When thinking of insurance Edward Lloyd's Coffee House does not automatically spring to mind.
Insurance can be a dreadfully boring subject but definitely, as you will see, one that should be looked at with a view to making this another area where you can save money.
Many people have a false conception about the items they own.
When they buy an expensive electronic item such as a computer, often they do not hesitate to take out an extended warranty – most of which are over-priced – but give no thought to insurance for other valuable equally valuable, but more important pieces of equipment they own.
If you would like to skip this history bit and go direct to keeping yourself and your goods safe, just click here or read on and learn some interesting historical facts.
Lloyds of London is the most famous underwriting establishment in the world, and was started in a coffee shop in the City of London. This was in Edward Lloyd's Coffee House around 1688 in Tower Street, London. While Lloyd was only the proprietor of a coffee house, his establishment was a popular place for sailors, merchants, and shipowners and Lloyd catered for them by providing reliable shipping news and a variety of other services, including saving their money. For this reason Edward Lloyd's Coffee House plays a major role in the insurance business of today.
The shipping industry community frequented Edward Lloyd's Coffee House to discuss deals among themselves. Just after Christmas 1691, the coffee shop relocated to Lombard Street, where a traditional blue plaque commemorates its location. These merchants and ship-owners were very shrewd people and understood the law of averages, risk and capital.
From these small beginnings Edward Lloyd's Coffee House developed into a worldwide underwriting house that covers all types of risks from film star’s legs to jumbo jets.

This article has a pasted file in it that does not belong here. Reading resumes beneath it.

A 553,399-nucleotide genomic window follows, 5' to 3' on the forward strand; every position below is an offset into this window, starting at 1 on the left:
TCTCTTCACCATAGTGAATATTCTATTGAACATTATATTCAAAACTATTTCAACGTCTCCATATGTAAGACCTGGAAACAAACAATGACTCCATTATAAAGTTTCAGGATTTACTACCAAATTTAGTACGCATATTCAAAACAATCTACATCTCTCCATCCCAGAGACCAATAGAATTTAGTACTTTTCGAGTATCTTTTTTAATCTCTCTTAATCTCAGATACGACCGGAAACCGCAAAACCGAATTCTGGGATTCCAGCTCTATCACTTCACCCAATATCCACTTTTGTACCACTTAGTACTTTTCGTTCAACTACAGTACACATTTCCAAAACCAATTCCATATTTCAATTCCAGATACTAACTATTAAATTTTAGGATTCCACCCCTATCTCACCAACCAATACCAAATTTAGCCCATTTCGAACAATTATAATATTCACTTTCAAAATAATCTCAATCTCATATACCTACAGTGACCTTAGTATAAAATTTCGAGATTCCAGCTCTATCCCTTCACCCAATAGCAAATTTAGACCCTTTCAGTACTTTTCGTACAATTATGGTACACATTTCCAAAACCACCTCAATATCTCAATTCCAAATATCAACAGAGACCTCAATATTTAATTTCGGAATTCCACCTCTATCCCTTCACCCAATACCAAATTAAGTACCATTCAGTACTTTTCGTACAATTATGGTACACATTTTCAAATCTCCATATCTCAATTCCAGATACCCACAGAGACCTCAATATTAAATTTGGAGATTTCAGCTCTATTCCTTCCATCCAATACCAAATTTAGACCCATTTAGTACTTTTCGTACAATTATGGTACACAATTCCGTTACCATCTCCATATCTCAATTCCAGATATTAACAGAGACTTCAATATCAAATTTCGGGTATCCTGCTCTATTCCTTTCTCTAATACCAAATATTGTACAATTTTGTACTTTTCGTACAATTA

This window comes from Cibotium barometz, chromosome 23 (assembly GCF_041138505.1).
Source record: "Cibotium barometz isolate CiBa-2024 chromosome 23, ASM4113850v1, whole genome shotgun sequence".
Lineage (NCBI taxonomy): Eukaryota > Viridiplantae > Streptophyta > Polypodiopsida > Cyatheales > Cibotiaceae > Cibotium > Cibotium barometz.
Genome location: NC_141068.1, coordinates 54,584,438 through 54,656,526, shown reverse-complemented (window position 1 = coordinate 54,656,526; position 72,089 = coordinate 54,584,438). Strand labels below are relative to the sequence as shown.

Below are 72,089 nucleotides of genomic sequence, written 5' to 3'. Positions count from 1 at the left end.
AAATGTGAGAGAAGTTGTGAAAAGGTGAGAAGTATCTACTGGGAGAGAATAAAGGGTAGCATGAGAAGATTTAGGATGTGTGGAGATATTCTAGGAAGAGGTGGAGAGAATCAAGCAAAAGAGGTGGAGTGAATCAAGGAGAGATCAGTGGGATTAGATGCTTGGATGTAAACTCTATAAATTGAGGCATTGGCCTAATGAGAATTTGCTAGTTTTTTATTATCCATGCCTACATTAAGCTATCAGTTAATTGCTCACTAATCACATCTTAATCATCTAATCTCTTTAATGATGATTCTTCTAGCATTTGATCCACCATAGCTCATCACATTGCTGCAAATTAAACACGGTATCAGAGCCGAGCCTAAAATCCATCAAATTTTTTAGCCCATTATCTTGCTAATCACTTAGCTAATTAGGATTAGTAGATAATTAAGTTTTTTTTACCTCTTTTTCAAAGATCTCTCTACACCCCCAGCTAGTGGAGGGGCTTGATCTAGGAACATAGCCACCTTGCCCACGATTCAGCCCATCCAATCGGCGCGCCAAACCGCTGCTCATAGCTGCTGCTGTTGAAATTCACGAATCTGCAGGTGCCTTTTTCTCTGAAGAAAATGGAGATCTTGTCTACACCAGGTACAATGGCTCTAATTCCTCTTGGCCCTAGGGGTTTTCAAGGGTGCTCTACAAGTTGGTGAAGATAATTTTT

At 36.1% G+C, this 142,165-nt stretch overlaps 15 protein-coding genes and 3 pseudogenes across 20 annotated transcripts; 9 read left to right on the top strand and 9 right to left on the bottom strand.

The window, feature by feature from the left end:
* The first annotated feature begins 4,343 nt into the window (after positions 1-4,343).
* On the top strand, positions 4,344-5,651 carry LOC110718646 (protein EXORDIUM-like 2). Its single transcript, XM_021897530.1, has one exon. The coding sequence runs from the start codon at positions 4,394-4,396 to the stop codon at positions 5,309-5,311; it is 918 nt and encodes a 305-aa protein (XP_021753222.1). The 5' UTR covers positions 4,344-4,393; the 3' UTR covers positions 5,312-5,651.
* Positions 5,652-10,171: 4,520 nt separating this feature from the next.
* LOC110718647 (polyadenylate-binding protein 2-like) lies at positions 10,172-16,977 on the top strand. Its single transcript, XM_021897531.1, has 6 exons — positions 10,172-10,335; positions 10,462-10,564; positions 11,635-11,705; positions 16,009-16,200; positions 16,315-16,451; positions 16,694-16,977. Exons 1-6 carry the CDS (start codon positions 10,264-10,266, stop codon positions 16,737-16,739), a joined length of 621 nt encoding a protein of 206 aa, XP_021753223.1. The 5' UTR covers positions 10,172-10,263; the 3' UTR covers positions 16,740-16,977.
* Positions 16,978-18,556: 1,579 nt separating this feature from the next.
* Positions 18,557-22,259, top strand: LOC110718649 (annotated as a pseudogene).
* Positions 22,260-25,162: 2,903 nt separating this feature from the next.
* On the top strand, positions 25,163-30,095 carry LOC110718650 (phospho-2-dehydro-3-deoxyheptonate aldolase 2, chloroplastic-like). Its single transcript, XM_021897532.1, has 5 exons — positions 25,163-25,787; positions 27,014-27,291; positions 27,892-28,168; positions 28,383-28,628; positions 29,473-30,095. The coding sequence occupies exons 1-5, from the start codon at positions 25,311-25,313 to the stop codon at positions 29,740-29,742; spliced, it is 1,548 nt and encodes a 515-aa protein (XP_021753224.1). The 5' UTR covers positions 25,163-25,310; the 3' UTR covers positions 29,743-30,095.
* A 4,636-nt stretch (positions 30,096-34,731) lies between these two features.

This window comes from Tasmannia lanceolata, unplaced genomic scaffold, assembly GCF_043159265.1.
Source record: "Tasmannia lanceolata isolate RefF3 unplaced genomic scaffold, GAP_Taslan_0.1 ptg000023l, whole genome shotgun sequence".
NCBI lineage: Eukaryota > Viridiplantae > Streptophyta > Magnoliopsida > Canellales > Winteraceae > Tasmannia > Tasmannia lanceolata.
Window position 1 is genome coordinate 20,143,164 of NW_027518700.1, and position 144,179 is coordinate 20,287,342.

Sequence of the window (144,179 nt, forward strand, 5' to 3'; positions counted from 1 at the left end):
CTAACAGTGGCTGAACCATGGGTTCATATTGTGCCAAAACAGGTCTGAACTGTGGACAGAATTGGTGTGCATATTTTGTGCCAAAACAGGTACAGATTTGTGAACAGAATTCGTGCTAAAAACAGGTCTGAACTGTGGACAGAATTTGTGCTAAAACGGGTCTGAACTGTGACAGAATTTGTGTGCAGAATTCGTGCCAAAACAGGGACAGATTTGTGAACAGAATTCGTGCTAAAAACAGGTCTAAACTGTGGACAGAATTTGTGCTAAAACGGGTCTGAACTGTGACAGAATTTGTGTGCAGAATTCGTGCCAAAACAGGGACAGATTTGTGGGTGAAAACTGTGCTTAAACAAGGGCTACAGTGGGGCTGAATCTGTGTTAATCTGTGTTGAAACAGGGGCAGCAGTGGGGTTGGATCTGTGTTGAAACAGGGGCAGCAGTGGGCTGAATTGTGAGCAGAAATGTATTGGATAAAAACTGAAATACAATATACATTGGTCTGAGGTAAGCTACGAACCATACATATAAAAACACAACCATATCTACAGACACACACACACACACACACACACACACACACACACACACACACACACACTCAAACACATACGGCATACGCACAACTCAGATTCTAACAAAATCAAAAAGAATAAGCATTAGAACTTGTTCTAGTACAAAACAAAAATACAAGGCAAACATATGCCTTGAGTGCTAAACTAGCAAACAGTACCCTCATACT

In the early days a tradition of ringing the Lutine Bell was rung when a ship was lost at sea. Briefly, this bell comes from an ancient French ship La Lutine that surrendered to the British in 1793. Traditionally it was been rung to herald important announcements – one stroke for bad news and two for good.
However, the bell is no longer tolled as the result of a vessel becoming “overdue”. Today, the ringing of the Lutine bell is generally limited to ceremonial occasions, although in rare instances, exceptions are made. For example, the bell was rung following the terrorist attacks in the United States on September 11th, 2001. Strange that there is this long standing link between Edward Lloyd's Coffee House and a modern day tragedy.
Today we insure because we want our assets (house, contents, jewelry, pets, cars, etc.) covered and secure in the case of any accident. The chances are that we will probably not need this cover, but we still need to know we will be secure if something dreadful should happen.
Perhaps the easiest way of explaining how the system works is a reference to how bookmakers operate. You take out cover (or a bet as in the case of bookmakers) because you think your house might be flooded, (or your horse is going to come in first) and the underwriter (or bookmaker) works on the premise that you will not be flooded (or that your horse will not be placed). They are taking the risk and that is why they make a charge for this service. This all began all those years ago in Edward Lloyd's Coffee House
Therefore the law of averages spawned many underwriting companies that exist today.
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